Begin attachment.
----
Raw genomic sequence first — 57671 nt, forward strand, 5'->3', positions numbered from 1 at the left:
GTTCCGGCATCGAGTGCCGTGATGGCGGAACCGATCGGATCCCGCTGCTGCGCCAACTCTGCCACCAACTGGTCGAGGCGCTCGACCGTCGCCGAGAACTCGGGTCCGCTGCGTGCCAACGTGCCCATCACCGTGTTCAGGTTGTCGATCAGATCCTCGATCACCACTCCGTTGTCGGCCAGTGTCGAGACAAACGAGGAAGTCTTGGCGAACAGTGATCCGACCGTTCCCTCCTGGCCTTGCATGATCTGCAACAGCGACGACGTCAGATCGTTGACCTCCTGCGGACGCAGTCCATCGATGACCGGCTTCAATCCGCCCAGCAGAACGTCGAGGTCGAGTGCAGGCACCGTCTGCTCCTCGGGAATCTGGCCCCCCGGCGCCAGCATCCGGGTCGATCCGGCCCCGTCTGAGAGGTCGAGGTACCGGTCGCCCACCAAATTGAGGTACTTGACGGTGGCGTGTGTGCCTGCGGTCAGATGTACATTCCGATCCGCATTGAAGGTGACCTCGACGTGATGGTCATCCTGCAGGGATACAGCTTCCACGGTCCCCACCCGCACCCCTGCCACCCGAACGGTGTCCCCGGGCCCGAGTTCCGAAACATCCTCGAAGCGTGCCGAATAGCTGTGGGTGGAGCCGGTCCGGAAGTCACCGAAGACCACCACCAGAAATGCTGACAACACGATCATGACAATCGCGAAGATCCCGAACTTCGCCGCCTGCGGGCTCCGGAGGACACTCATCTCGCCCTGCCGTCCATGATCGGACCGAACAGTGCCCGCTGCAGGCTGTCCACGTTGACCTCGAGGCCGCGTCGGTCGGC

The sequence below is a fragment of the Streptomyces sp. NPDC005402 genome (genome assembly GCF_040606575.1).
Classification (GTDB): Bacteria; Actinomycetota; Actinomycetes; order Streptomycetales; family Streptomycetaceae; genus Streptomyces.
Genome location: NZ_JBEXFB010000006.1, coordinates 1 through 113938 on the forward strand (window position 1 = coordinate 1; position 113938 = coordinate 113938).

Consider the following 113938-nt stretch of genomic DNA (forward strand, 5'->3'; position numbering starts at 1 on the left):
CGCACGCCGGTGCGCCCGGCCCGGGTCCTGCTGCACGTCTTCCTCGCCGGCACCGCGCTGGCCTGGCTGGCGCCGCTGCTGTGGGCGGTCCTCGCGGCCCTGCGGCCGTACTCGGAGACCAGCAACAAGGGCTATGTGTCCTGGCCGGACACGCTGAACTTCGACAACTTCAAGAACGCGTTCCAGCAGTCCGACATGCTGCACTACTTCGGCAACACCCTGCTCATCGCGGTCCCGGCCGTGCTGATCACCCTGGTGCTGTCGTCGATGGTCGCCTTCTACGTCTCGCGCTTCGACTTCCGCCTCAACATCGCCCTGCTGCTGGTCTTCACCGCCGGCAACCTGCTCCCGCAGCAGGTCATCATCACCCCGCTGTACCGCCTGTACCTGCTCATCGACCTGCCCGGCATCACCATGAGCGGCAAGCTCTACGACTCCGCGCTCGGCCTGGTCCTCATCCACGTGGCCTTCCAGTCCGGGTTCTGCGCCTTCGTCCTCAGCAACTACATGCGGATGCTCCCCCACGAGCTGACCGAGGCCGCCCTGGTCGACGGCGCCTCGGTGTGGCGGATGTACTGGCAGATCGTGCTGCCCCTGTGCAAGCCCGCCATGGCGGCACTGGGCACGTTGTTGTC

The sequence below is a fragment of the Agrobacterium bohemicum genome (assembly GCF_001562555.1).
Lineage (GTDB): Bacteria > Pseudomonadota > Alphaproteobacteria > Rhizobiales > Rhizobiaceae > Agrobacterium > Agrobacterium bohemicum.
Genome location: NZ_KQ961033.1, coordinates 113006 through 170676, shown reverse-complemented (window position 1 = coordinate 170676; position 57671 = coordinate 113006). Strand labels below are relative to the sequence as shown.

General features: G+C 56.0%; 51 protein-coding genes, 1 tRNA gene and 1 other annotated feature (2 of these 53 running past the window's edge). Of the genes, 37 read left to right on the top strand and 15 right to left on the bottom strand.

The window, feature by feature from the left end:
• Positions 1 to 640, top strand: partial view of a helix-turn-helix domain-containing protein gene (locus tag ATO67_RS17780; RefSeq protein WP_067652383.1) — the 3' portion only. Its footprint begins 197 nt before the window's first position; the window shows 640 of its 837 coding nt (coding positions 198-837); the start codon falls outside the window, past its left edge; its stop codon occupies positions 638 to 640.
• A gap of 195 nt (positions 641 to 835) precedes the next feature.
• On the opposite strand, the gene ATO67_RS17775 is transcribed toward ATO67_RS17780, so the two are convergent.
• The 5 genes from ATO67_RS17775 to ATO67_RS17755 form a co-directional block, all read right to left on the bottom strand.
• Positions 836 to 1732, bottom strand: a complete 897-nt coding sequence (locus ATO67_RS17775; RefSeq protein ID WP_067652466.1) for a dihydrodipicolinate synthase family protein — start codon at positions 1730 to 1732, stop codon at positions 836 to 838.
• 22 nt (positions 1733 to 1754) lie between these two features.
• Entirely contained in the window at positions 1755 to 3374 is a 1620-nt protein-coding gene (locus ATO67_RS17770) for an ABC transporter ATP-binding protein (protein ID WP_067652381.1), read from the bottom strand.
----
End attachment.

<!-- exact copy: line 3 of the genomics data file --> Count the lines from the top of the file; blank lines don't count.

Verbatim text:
The sequence below is a fragment of the Streptomyces sp. NPDC005402 genome (genome assembly GCF_040606575.1).